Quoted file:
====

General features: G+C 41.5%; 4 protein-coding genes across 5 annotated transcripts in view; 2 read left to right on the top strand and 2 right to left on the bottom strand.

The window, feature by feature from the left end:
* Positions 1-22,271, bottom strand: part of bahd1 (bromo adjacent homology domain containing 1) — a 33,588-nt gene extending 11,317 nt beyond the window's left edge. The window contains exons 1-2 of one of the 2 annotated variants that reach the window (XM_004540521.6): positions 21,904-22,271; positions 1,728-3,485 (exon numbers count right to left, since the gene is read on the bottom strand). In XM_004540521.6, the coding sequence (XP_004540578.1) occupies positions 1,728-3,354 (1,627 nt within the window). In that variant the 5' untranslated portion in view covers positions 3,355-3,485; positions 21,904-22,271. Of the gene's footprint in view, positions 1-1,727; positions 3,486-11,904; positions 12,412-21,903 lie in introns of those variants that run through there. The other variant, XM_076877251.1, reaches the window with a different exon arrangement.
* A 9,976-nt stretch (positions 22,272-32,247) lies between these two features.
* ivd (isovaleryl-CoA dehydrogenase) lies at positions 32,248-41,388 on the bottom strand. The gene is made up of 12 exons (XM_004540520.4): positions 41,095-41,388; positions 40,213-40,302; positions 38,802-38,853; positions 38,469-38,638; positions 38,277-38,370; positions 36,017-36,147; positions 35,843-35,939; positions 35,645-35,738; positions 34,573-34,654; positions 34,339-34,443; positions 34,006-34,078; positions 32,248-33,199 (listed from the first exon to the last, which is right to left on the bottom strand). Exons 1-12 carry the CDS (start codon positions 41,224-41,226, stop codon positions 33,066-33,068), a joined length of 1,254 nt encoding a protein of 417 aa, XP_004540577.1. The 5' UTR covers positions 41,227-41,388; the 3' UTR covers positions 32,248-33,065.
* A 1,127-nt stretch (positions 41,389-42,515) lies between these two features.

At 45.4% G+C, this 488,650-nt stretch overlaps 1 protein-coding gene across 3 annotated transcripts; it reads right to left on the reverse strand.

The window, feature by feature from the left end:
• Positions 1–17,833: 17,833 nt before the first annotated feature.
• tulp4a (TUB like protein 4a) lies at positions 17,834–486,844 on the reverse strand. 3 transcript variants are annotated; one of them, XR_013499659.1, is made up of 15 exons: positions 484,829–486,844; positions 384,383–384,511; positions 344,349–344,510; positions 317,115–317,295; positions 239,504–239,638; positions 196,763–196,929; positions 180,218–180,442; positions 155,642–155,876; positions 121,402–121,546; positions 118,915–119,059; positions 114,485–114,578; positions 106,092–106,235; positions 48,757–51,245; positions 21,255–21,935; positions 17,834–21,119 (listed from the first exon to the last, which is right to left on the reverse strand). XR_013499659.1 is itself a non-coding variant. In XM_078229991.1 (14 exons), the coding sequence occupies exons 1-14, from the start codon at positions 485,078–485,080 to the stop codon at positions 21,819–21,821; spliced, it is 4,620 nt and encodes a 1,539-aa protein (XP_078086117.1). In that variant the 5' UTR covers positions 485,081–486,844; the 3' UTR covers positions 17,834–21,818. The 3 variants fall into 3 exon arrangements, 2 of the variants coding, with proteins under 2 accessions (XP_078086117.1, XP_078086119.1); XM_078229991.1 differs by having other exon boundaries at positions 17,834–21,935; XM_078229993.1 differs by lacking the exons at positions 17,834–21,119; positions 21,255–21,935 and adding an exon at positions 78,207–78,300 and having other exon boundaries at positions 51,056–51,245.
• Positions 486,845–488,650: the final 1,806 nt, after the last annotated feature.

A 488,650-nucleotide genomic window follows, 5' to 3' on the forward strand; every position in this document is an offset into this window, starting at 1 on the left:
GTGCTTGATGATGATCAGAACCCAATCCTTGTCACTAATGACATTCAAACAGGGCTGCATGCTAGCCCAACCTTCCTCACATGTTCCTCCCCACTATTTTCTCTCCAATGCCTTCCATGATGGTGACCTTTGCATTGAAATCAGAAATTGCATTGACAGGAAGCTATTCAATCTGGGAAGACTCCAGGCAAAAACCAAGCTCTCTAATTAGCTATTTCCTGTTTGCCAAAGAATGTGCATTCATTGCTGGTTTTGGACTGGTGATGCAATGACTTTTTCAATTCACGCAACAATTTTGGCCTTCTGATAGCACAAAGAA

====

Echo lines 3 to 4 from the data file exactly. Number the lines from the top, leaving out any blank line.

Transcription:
* Positions 1-22,271, bottom strand: part of bahd1 (bromo adjacent homology domain containing 1) — a 33,588-nt gene extending 11,317 nt beyond the window's left edge. The window contains exons 1-2 of one of the 2 annotated variants that reach the window (XM_004540521.6): positions 21,904-22,271; positions 1,728-3,485 (exon numbers count right to left, since the gene is read on the bottom strand). In XM_004540521.6, the coding sequence (XP_004540578.1) occupies positions 1,728-3,354 (1,627 nt within the window). In that variant the 5' untranslated portion in view covers positions 3,355-3,485; positions 21,904-22,271. Of the gene's footprint in view, positions 1-1,727; positions 3,486-11,904; positions 12,412-21,903 lie in introns of those variants that run through there. The other variant, XM_076877251.1, reaches the window with a different exon arrangement.
* A 9,976-nt stretch (positions 22,272-32,247) lies between these two features.